To me, this makes the show unbearably tedious to sit through, and distinctly Sysyphean in its progression. I won't say that I hated every second of Nisekoi, since Chitoge (alone of the characters) does get less unpleasant as the series progresses, Kosaki's snarky friend Ruri is fun to watch, and there are rare moments where the characters' idiocy finally appears ready to dry up. But it's the purpose of this show to stymie each and every one of those moments: as soon as Nisekoi looks like it might finally have the characters stop behaving like oblivious jackasses, we're either introduced to a new girl, or the characters' development is blatantly and self-consciously wound back for comic purposes. And it's this self-consciousness on the show's part that annoys me: it isn't trying to transcend the boundaries of harem, it's trying to exaggerate its traits to a painful degree. The final episode, in which the various female characters literally push each other out of the way during a school performance of Romeo and Juliet (of course), just seemed to scream to me, "this is a harem! And did I mention that we're watching a harem!?!??" I'll concede that this could be amusing, and perhaps it is to those who do enjoy this genre as a whole, but it just wasn't enjoyable for me to watch.

I am trying hard to be fair towards Nisekoi in spite of my immense dislike of it; I know almost without a doubt that at some point, I will get flack for this review. Nisekoi is absolutely gorgeous looking, and like even SHAFT's weaker efforts, it's clever, to an extent, at what it does. SHAFT is a studio that I've always had a love-hate relationship with: for every interesting work they adapt, such as Arakawa Under the Bridge or Sayonara Zetsubou Sensei, there's a show like Bakemonogatari whose cleverness comes hand-in-hand with shallowness and a downright creepy attitude. Nisekoi isn't especially creepy, even though its view towards gender roles is beyond regressive (the "forced-to-be-masculine girl who wants to be seen as feminine" trope seriously needs to die); it is, however, ultimately a pretty shallow harem series at heart. Aspects of that genre will be amplified, but they won't be played with in a meaningful way, and the characters just won't ever get any more mature. If you're okay with that, then by all means, watch Nisekoi, but I was told that it was a show that would make me rethink the harem genre, and it simply isn't, in my opinion.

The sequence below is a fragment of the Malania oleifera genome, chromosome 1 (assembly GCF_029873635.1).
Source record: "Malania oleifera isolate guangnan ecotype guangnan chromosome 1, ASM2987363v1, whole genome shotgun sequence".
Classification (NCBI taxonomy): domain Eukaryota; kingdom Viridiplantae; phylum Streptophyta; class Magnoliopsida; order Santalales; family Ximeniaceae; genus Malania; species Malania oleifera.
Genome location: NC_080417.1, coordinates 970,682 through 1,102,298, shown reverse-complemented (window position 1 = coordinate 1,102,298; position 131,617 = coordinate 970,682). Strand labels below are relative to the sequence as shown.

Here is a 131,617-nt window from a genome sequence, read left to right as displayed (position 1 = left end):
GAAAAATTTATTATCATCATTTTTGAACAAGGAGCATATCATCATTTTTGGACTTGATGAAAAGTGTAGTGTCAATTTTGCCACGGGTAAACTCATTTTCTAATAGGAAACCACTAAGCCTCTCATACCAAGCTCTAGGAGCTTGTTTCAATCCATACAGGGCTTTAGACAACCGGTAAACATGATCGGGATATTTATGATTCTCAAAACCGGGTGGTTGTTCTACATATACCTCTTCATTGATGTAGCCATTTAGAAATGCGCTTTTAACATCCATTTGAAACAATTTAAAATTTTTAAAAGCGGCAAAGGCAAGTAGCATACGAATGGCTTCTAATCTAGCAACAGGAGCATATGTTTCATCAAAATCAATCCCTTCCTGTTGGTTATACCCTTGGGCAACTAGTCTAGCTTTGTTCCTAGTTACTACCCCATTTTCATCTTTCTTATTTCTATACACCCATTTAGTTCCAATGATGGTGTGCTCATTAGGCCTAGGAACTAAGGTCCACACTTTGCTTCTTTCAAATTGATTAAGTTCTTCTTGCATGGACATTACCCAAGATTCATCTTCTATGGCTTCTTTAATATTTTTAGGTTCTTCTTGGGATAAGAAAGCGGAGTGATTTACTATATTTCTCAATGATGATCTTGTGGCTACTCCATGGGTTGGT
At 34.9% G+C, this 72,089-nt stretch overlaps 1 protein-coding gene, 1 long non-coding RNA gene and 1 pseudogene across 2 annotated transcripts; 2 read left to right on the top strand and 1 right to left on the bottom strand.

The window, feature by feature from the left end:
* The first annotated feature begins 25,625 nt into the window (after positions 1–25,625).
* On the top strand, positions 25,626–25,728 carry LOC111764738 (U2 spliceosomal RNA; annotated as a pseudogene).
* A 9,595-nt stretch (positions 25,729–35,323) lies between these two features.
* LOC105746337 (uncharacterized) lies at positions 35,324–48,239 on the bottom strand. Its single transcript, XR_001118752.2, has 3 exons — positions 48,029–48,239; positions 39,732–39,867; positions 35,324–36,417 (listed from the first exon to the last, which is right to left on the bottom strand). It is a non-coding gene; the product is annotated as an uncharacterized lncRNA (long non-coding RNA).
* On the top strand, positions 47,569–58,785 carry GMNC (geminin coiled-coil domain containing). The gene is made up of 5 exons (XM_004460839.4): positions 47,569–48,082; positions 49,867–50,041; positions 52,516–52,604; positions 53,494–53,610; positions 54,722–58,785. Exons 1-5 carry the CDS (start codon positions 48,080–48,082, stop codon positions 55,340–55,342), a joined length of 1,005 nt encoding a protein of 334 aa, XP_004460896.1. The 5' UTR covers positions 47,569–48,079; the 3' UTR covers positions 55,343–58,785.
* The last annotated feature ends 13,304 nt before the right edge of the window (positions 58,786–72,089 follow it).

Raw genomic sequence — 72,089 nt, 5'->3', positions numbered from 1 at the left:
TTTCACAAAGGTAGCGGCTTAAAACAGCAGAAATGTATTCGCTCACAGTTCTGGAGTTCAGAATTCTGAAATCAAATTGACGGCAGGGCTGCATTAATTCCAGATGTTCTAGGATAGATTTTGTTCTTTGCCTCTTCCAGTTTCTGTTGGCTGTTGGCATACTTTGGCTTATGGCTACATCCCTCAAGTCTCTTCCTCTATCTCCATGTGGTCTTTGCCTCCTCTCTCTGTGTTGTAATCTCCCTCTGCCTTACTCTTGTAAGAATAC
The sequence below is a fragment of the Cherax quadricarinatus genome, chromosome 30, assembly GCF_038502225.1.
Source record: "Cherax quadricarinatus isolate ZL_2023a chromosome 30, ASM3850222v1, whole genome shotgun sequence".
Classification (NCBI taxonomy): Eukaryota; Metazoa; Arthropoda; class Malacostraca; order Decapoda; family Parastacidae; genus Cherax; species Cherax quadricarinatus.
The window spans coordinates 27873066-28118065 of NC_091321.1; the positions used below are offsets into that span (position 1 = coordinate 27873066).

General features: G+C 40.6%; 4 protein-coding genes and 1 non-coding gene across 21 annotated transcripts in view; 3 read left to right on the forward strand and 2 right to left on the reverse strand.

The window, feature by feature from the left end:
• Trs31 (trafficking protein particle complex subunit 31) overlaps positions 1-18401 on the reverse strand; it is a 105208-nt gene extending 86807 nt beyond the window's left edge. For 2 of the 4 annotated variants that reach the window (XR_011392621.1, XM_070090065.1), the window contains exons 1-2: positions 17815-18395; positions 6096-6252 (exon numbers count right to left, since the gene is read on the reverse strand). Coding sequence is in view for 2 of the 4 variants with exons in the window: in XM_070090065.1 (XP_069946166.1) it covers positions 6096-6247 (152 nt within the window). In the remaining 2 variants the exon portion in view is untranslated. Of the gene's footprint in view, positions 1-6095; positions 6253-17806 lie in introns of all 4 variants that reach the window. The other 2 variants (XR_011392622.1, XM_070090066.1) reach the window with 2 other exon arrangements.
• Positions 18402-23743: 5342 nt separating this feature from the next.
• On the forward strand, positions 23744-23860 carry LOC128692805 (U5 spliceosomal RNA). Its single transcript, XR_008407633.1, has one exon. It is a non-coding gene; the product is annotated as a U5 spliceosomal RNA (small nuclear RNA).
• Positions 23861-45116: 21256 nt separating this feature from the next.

Beautiful-looking, but tedious and home to a cast of frankly awful people. Probably a four-star rating (at least) for fans of the genre and for diehard SHAFT aficionados.Nicoletta Christina Browne

Recommended Audience: Generally tame in regards to sexuality (in comparison to some of SHAFT's works), but there are of course the requisite "you pervert!" jokes and Raku's token horny best friend (who isn't worth any other mention in this review). A lot of slapstick violence, also.

Version(s) Viewed: Stream courtesy of (Japanese with English subtitles)
Review Status: Full (20/20)
Nisekoi © 2014 Naoshi Komi/SHUEISHA, ANIPLEX, SHAFT, MBS
© 1996-2015 THEM Anime Reviews. All rights reserved.